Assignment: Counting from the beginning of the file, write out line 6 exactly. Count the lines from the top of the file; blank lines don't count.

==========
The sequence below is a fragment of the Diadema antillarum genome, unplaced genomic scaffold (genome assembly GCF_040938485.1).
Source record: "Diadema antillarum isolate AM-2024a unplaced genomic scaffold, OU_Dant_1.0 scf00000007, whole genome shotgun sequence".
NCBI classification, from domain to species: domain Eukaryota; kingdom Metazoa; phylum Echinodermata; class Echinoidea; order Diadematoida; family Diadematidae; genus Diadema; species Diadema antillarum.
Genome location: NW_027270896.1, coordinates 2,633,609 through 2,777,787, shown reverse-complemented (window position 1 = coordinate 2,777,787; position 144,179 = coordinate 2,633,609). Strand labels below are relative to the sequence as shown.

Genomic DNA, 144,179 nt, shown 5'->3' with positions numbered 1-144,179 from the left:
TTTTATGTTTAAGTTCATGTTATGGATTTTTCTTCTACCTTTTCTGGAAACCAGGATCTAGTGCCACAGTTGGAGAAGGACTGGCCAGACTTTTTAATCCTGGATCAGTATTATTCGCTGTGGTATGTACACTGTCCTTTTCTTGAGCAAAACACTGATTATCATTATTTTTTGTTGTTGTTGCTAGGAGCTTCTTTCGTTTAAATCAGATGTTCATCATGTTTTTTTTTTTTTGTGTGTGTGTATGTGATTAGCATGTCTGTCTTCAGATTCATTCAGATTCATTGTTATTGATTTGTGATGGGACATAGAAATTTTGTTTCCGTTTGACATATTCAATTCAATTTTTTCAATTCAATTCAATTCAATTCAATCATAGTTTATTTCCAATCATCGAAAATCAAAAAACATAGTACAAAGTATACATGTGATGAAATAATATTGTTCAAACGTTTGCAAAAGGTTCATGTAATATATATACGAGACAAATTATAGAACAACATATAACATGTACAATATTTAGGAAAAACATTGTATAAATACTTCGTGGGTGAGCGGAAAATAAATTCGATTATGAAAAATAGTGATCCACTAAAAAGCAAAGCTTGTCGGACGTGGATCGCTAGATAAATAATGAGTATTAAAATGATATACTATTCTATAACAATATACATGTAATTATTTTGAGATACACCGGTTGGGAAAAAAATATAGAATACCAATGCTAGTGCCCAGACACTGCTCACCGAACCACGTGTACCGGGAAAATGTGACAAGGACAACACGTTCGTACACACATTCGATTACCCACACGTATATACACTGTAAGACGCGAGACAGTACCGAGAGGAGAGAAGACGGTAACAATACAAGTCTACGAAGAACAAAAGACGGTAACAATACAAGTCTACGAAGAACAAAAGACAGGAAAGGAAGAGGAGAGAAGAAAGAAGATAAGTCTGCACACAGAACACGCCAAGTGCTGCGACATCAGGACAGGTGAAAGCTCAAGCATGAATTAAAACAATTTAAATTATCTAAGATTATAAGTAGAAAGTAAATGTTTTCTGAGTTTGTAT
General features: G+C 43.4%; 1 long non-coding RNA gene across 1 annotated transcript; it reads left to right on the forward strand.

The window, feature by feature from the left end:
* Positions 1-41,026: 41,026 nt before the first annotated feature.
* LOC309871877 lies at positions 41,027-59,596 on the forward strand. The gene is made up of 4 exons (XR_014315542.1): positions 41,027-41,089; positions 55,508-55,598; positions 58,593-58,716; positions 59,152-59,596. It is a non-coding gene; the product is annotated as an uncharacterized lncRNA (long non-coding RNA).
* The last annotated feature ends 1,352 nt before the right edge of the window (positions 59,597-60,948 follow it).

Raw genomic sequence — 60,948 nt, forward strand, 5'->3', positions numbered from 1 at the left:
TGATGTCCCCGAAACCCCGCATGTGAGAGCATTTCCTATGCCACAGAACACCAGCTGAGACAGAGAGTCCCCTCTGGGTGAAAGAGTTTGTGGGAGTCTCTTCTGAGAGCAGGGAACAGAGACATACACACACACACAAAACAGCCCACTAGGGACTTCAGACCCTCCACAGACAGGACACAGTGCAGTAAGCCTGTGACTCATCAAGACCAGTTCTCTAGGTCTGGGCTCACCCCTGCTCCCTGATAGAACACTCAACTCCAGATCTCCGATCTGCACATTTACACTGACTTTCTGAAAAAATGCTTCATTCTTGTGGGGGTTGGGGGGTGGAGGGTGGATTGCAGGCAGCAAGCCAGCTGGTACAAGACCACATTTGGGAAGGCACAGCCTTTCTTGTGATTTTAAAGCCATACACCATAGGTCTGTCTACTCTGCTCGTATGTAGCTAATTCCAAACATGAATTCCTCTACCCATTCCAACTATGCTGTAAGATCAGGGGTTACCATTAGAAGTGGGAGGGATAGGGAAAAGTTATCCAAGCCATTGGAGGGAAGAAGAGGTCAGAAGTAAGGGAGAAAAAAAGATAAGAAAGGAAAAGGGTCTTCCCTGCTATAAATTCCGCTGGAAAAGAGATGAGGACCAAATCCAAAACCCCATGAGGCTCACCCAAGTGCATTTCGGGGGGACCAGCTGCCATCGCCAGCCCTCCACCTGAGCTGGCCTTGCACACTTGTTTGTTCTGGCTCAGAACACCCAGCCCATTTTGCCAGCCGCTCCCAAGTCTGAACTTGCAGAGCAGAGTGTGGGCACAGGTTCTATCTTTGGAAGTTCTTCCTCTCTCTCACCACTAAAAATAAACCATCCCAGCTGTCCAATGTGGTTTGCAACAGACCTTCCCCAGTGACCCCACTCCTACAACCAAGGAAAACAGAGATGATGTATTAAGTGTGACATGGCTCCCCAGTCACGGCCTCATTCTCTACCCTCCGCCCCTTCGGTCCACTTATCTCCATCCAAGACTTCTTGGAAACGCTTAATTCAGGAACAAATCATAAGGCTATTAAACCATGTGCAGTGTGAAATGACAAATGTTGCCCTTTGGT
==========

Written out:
TTTTATGTTTAAGTTCATGTTATGGATTTTTCTTCTACCTTTTCTGGAAACCAGGATCTAGTGCCACAGTTGGAGAAGGACTGGCCAGACTTTTTAATCCTGGATCAGTATTATTCGCTGTGGTATGTACACTGTCCTTTTCTTGAGCAAAACACTGATTATCATTATTTTTTGTTGTTGTTGCTAGGAGCTTCTTTCGTTTAAATCAGATGTTCATCATGTTTTTTTTTTTTTGTGTGTGTGTATGTGATTAGCATGTCTGTCTTCAGATTCATTCAGATTCATTGTTATTGATTTGTGATGGGACATAGAAATTTTGTTTCCGTTTGACATATTCAATTCAATTTTTTCAATTCAATTCAATTCAATTCAATCATAGTTTATTTCCAATCATCGAAAATCAAAAAACATAGTACAAAGTATACATGTGATGAAATAATATTGTTCAAACGTTTGCAAAAGGTTCATGTAATATATATACGAGACAAATTATAGAACAACATATAACATGTACAATATTTAGGAAAAACATTGTATAAATACTTCGTGGGTGAGCGGAAAATAAATTCGATTATGAAAAATAGTGATCCACTAAAAAGCAAAGCTTGTCGGACGTGGATCGCTAGATAAATAATGAGTATTAAAATGATATACTATTCTATAACAATATACATGTAATTATTTTGAGATACACCGGTTGGGAAAAAAATATAGAATACCAATGCTAGTGCCCAGACACTGCTCACCGAACCACGTGTACCGGGAAAATGTGACAAGGACAACACGTTCGTACACACATTCGATTACCCACACGTATATACACTGTAAGACGCGAGACAGTACCGAGAGGAGAGAAGACGGTAACAATACAAGTCTACGAAGAACAAAAGACGGTAACAATACAAGTCTACGAAGAACAAAAGACAGGAAAGGAAGAGGAGAGAAGAAAGAAGATAAGTCTGCACACAGAACACGCCAAGTGCTGCGACATCAGGACAGGTGAAAGCTCAAGCATGAATTAAAACAATTTAAATTATCTAAGATTATAAGTAGAAAGTAAATGTTTTCTGAGTTTGTAT